The Latin American Montessori Bilingual Public Charter School is seeking zoning approval to consolidate its three locations to the Kingsbury School campus in 16th Street Heights, with the shift intended to begin as early as fall 2018.
The charter, known as LAMB, intends to co-locate with the Kingsbury special needs school for a few years and eventually assume the 5000 14th St. NW space entirely. The change would allow LAMB to serve all its students under one roof and increase its total enrollment from 462 to 600 — but would also dramatically increase the site’s intensity of use compared to Kingsbury’s current 108 students. LAMB pairs a Montessori educational model with a dual-language Spanish/English immersion program for students in pre-kindergarten through fifth grade.
Neighborhood leaders have spent months discussing the proposal and how to mitigate traffic issues, though some residents remain wary.
Kingsbury intends to vacate the campus between 2020 and 2025 and to share the space with LAMB starting next year. Kingsbury’s future plans haven’t yet been publicized.
LAMB’s proposal for the Kingsbury site requires Board of Zoning Adjustment approval. In addition to the impact of additional enrollment, the board will also evaluate a proposed expansion of the existing school building and the construction of a 5,528-square-foot gym. Building Hope Inc., a nonprofit that seeks to aid charter schools financially, plans to fund the proposal.
If successful, LAMB’s plan will ensure “siblings are not split between buildings, and parents no longer have to make two drop-offs and pickups daily,” Diane Cottman, executive director and co-founder of LAMB, said at a Nov. 15 zoning hearing.
LAMB currently occupies three sites with between 142 to 175 students apiece — on South Dakota Avenue NE, Missouri Avenue NW and the Walter Reed campus. About half of LAMB’s students, 232, live in Ward 4, officials said.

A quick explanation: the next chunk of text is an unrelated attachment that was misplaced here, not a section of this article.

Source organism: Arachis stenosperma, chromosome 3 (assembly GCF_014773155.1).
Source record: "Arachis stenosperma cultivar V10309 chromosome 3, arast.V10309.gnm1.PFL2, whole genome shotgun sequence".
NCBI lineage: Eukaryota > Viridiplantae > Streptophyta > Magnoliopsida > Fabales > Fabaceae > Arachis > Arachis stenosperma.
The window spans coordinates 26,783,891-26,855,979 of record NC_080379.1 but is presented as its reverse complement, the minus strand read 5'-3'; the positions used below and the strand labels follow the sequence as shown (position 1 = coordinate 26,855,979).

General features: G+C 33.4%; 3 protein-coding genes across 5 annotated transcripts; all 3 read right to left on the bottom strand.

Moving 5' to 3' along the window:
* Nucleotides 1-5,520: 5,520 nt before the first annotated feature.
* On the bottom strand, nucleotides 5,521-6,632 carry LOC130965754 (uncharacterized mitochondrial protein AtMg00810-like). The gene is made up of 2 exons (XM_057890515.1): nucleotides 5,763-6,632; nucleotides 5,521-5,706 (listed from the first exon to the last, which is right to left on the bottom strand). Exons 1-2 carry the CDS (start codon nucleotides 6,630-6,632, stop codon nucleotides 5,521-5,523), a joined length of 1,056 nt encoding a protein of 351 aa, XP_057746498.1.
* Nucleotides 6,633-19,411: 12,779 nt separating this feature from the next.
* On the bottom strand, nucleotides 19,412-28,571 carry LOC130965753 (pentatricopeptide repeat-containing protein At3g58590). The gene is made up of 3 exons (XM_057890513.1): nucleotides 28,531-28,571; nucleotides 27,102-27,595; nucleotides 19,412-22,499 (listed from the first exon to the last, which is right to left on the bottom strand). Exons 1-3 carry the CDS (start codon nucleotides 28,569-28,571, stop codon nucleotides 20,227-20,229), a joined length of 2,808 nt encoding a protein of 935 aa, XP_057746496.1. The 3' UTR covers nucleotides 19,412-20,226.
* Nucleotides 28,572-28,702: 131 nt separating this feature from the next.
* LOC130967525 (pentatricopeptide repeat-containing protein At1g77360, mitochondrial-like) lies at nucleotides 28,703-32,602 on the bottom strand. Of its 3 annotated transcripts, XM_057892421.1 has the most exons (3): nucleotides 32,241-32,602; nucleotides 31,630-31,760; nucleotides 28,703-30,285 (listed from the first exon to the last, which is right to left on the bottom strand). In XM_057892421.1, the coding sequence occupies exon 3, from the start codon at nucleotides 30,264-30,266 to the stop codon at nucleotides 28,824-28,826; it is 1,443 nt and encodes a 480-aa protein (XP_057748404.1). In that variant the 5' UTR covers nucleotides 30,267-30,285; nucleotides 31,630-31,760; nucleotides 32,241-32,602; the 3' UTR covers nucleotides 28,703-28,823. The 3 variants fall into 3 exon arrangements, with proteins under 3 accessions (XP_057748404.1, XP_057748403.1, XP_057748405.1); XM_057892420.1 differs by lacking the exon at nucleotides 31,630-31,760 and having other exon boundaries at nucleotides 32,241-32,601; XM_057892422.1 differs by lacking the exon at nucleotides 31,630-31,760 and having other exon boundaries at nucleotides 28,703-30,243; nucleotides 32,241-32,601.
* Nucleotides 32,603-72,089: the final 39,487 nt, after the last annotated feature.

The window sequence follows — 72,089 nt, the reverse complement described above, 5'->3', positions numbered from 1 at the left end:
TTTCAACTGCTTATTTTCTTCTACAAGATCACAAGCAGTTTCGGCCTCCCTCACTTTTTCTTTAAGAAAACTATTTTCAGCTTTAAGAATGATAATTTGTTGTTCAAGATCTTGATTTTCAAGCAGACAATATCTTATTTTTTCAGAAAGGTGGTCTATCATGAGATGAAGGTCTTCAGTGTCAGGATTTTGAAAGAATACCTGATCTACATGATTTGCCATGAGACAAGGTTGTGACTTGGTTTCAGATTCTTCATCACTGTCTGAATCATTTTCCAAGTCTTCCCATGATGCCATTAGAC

The Kingsbury School site spans 173,026 square feet, which LAMB officials say is ample room to accommodate 600 students. To compare, the project team said, Powell Elementary School at 1350 Upshur St. NW houses 534 students on 101,540 square feet of land.
“Kingsbury has sufficient outdoor space, green space and off-street parking,” Cottman said at the hearing.
In the interim, before Kingsbury leaves the site and LAMB takes over, 485 total students will occupy the campus: 175 Kingsbury students and 310 from LAMB.
The zoning hearing spanned nearly three hours before being rescheduled to Dec. 20, after board members requested that the school return with clarifications on conditions related to traffic and noise mitigation.
The proposal is expected to have implications on traffic in the area. While the two schools co-locate, the daily number of vehicle trips at the site is expected to increase by 166 to 599. Meanwhile, after Kingsbury has vacated the space — and LAMB increases to 600 students — that number would rise to 900 trips per day. The D.C. Department of Transportation completed the first phase of a study on the area in July 2016, with phase two of the agency’s study slated to commence this month.
To manage traffic, the Transportation Department proposed several management requirements, such as encouraging carpooling through a reward program and listserv posts; giving students DC One Cards to accommodate Metrobus use; mandating on-site pickup and drop-off locations; teaching bike safety and education courses; instating a staff transit benefit program; allocating on-site parking for staffers; appointing a transportation management coordinator; hosting public meetings; and installing outdoor bicycle racks.
LAMB’s application won support from several local representatives including Ward 4 D.C. Council member Brandon Todd and Advisory Neighborhood Commission 4C (southern 16th Street Heights, western Petworth).
“LAMB has worked extensively to balance its needs with the concerns and desires of the neighborhood,” Todd wrote in a letter to the zoning board. “Many of LAMB’s families already reside in Ward 4, which means that many students will be able to walk or bike to school.”
But several neighbors of the current Kingsbury campus testified in opposition to the proposal, mainly citing worries about traffic and congestion.
“I have grave concerns about 600 students being in this neighborhood,” resident Amy Dime said at the hearing. “I don’t care if it’s in 2025 or 2018. I don’t think the community can actually comfortably accommodate what that will take.”
Dime also worried that living near a larger school might impact the value of her property.
Duncan Chaplin, another nearby resident, testified in support of LAMB, while conceding that it is important to monitor the process carefully.
“When I heard, I got very excited about the idea that I could say I’m in the neighborhood that LAMB came to,” Chaplan said at the hearing. “The way I view this is, helping LAMB is going to help improve D.C. schools, because LAMB is one of the best schools in the city, and making it easier for them to get more kids seems like a very positive thing.”